In the days before the funeral, I posted on Facebook asking if anyone could help supply masks for my family. In my mind this was one act of care and support I could provide from afar. Someone I used to babysit when I was in high school said his mom might be able to, he’d ask. His parents still live down the street from my mom, all of them in the houses we grew up in. His mom and her niece rushed to make 20 cloth masks from a design on the internet. This was before any mask mandates or overcrowded hospitals or second waves. This was just a few weeks into something many people thought would be over by summer, fall at the latest. My mom promised me she would wear one. I texted all my cousins who planned to be there—well, the ones I had numbers for at least. I had been out of direct touch with most of them for years, just showing up once or twice a year at Christmas and a random summer Sunday to demonstrate I was still alive and doing ok for myself. I asked all of them to promise to wear a mask. I kept thinking about the stories of whole families getting sick and worried endlessly about what I would do if more of my family died in the same year, and I had to continue to stay away. How much grief can one person hold?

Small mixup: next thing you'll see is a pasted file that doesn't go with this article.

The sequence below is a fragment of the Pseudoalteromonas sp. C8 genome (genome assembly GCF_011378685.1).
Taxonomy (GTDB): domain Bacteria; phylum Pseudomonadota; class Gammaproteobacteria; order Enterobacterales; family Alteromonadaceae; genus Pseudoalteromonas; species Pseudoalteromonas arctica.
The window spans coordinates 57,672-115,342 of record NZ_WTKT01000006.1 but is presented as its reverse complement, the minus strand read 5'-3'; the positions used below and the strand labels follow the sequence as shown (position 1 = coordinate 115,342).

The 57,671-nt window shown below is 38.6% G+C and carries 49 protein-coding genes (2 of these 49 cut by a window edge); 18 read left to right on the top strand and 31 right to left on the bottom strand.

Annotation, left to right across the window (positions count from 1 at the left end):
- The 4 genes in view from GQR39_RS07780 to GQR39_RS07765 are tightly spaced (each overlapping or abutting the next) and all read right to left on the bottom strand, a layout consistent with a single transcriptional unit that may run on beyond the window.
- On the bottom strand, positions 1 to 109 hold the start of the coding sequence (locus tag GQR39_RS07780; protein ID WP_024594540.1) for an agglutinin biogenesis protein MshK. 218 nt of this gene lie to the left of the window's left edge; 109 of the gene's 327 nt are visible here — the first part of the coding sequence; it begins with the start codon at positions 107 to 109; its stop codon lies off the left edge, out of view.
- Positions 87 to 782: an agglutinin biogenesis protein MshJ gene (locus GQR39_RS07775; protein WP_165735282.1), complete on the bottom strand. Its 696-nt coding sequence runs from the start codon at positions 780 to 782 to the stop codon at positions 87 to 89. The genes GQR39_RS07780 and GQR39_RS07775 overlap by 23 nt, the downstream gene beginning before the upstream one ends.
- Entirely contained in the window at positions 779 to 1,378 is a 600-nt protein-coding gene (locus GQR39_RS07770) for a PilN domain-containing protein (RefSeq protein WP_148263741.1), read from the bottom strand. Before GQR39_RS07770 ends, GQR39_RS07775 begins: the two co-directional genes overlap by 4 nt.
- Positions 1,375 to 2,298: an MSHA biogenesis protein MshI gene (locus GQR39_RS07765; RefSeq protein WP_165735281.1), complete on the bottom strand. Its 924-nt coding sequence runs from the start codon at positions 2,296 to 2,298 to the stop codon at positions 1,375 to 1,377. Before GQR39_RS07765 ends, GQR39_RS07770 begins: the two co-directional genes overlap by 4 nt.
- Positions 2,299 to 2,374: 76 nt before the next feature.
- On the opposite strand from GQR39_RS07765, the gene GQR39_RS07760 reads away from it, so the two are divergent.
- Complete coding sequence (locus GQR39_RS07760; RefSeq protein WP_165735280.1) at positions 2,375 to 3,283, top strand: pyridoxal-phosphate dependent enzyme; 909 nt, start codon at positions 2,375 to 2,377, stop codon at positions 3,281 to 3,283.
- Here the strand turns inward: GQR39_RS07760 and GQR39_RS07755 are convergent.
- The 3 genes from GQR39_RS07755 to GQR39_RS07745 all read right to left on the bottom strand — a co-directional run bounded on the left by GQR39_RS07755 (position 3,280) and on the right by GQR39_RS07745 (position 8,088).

The day of the funeral I woke up early to account for the time difference and to treat the day as one of mourning—in my own way. I made a “Catholic Shit” playlist on my phone (so much John Michael Talbot), which I played on repeat while I showered, put on a black dress, did my hair and makeup, and poured myself a glass of bourbon in honor of my grandfather who taught me that drinking strong whiskey makes hair grow on your chest. I snapped a photo and posted on Facebook saying: “Hey folks. So I’m gonna be drinking whiskey and listening to some combination of Catholic hymns and 90s/00s country music to remind me of family and home today from quarantine. If you want to ‘join’ me at any point, please hit me up. Particularly interested in folks who want to talk about mourning during a pandemic, mourning when estranged from family, relationships to religion as non-practicing people raised in faith communities, and developing modern mourning practices outside of religion. Academic queer former Catholics who left home at 18 have to mourn in their own ways, too. Raise a real or virtual glass of Kentucky bourbon today for me please.” In retrospect, this post was when I began to make the connections between how grieving during the pandemic was reopening old wounds, echoing other forms of grief I still held: grief for the loss of family connections as a queer person which I felt even more heavily as one of the only people in my family to leave the Kentucky/Ohio area, who now literally could not return because it was (again) unsafe for me to be there; grief for my younger self who suffered so much shame in the context of my religious community, yet as an adult found deep nostalgic comfort in listening to the songs I used to sing in church even as I no longer believed in any of it. Everywhere I turned this new grief found ways to stir up old ones, all of them bouncing around loudly inside my chest.